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Greatness, Definitely; Masterpiece, Maybe

To rock fans with a penchant for the obscure, Terry Reid is a name that, when invoked, is guaranteed to produce blank stares or shrugged shoulders, and secure your place as a card carrying member of the hipoisie. Born in England 54 years ago, Reid’s claim to fame is as a rock and roll footnote—the guy who turned down the lead vocalist spot in Led Zeppelin. Legend has it that not only did Reid politely decline Jimmy Page’s offer, he also recommended Robert Plant for the gig. And despite a career firmly positioned beneath the horizon of recognition, Reid has never complained about passing up such a potentially lucrative opportunity.


To be aghast he did such a thing is to miss the larger point. Two records into a promising solo career, Reid didn’t want to muck it up by joining a band (As for whether or not Zep would have been as popular without Plant, that’s fruitless speculation). Supervised by British pop producer/svengali Mickie Most (who passed away earlier this year) Reid’s 1968 debut Bang, Bang You’re Terry Reid, and ‘69’s eponymous follow-up tried too hard to sell him as a pop star. Growing increasingly uncomfortable with Most’s fast buck tunnel vision and needing an outlet for his new, decidedly less commercial songs, Reid sought to terminate his contract with Most, something that would prevent him from recording for three years.


Enter Atlantic records majordomo Ahmet Ertegun (who knows a thing or two about turning a fast buck). After dealing with Most, he signed Reid, immediately hooking him up with gifted in-house producer/engineer Tom Dowd, who encouraged him to recut some of the tracks he recorded in England with producer Eddie Offord (Yes, ELP). The resulting effort, simply and elegantly titled River, was released in 1973 and despite a serious push by Atlantic to position Reid among the growing pantheon of singer/songwriters, it vanished almost as quickly as it appeared. But we were so much older then, we’re younger than that now, and it is our good fortune that River has been reissued. Is it a masterpiece? Quite frankly, I haven’t lived with it long enough to make that claim with any certainty; its greatness, however, is undeniable.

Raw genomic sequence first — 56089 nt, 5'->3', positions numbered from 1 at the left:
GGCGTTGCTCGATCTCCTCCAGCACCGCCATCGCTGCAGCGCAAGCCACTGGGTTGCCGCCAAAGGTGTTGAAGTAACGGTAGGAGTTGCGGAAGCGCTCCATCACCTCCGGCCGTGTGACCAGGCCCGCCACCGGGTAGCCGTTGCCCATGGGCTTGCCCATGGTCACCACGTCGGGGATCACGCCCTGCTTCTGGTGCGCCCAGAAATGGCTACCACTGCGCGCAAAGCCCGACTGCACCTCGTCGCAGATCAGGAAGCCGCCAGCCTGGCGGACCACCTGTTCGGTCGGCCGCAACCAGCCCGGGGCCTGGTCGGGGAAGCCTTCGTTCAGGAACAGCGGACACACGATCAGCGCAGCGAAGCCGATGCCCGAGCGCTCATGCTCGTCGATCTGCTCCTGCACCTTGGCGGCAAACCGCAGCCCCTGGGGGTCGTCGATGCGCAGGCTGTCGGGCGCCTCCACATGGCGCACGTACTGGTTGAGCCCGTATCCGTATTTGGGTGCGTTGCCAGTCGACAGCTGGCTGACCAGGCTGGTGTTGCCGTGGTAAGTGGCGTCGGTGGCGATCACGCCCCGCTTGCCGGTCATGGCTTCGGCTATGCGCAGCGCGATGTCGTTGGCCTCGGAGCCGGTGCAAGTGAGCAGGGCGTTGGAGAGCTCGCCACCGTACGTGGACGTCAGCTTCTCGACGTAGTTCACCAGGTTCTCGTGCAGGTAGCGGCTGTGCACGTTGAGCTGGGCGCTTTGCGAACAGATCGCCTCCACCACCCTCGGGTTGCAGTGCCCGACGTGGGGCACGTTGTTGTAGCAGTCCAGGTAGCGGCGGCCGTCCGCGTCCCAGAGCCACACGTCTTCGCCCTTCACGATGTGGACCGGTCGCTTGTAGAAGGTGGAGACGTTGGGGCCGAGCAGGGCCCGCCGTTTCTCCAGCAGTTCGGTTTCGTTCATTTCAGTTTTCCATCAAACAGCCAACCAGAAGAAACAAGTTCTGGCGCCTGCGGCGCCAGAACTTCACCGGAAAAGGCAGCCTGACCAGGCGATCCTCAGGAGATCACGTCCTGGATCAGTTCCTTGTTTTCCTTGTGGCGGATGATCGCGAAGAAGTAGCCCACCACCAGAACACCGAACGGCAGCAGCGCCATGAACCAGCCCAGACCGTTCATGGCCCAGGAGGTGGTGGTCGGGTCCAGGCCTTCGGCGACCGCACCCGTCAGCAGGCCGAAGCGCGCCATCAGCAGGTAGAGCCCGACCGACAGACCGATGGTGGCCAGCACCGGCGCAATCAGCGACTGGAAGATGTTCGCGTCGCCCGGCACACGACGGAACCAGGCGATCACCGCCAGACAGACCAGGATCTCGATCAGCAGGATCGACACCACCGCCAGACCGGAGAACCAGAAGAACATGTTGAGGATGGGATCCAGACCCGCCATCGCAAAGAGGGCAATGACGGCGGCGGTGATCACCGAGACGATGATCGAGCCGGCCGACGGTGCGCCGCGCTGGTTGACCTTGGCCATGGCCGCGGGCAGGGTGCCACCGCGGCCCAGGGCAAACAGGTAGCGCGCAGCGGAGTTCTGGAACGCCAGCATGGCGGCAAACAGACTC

A cursory listen to Terry Reid makes it easy to understand why Page was so taken with his voice: a strong, supple, intimate tenor capable of teasing out every nuance of a lyric (done to great effect on the opening track “Dean”), or stretching syllables to the breaking point. Deftly interpolating folk and blues with samba, bossa nova, and tropicalia, Reid sings with unwavering confidence, taking numerous vocal risks (e.g., jumping octaves, slurring words, changing the meter, using phrasing that sounds wholly improvised) that occasionally produce an imperfect note, but more than make up for it in passion, exuberance, and daring.


Teaming Reid with Tom Dowd was inspired. As one who understood the artistic impulses of his performers as well as any producer in the history of American popular music, Dowd wisely gave Reid enormous creative latitude. This is significant insofar as the songs on River don’t possess the kind of mawkish obviousness and paint-by-numbers linearity that made so many ‘70s singer/songwriters sound like a bunch of whiny narcissists. There’s a spontaneity to this record, as if Reid was making up the songs on the spot—the improvisatory feel being another one of River‘s many endearing qualities—and Dowd was there to provide a sympathetic cushion for the shifting sonic textures, without resorting to perfectionism or numerous retakes (e.g., during David Lindley’s—as in Jackson Browne’s longtime sideman—guitar solo on “Dean” Reid coughs audibly not once, but twice). River is all about capturing the moment and Dowd does so in warm analog sound, luxuriously lo-fi before the term was hijacked by indie rock elitists.


Singling out individual tracks is an exercise in futility in that River (clocking in at just under 40 minutes) is gloriously whole in a manner not unlike Tim Buckley’s Lorca, John Martyn’s Solid Air, and Van Morrison’s Saint Dominic’s Preview. Pardon the pun, but there’s a flow here, as one track easily, but never lazily, spills into the next. Still, if forced to choose one track that would make you sit up and say “more,” it would be “Dream”. Accompanied only by Reid’s acoustic guitar, the song’s shambling intro doesn’t prepare you for Reid’s murmured melancholy opening couplet, “If I had a thousand dreams about you / I’d have a thousand dreams that would turn blue / Anyway”. Part homage to Van Morrison, it’s a blissful roller coaster of plangent folk blues that most writers would give their eyeteeth to render so revealingly.


So many, myself included, missed this treasure the first time around, but in the dialogic world of pop music where every genre (and many performers) eventually have their homecoming day, reissues allow us to rectify past mistakes. Here’s your chance. Don’t screw it up.

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5 Oct 2005
The better part of Reid's talent lies in how natural and inevitable he can make his vocal impossibilities sound.
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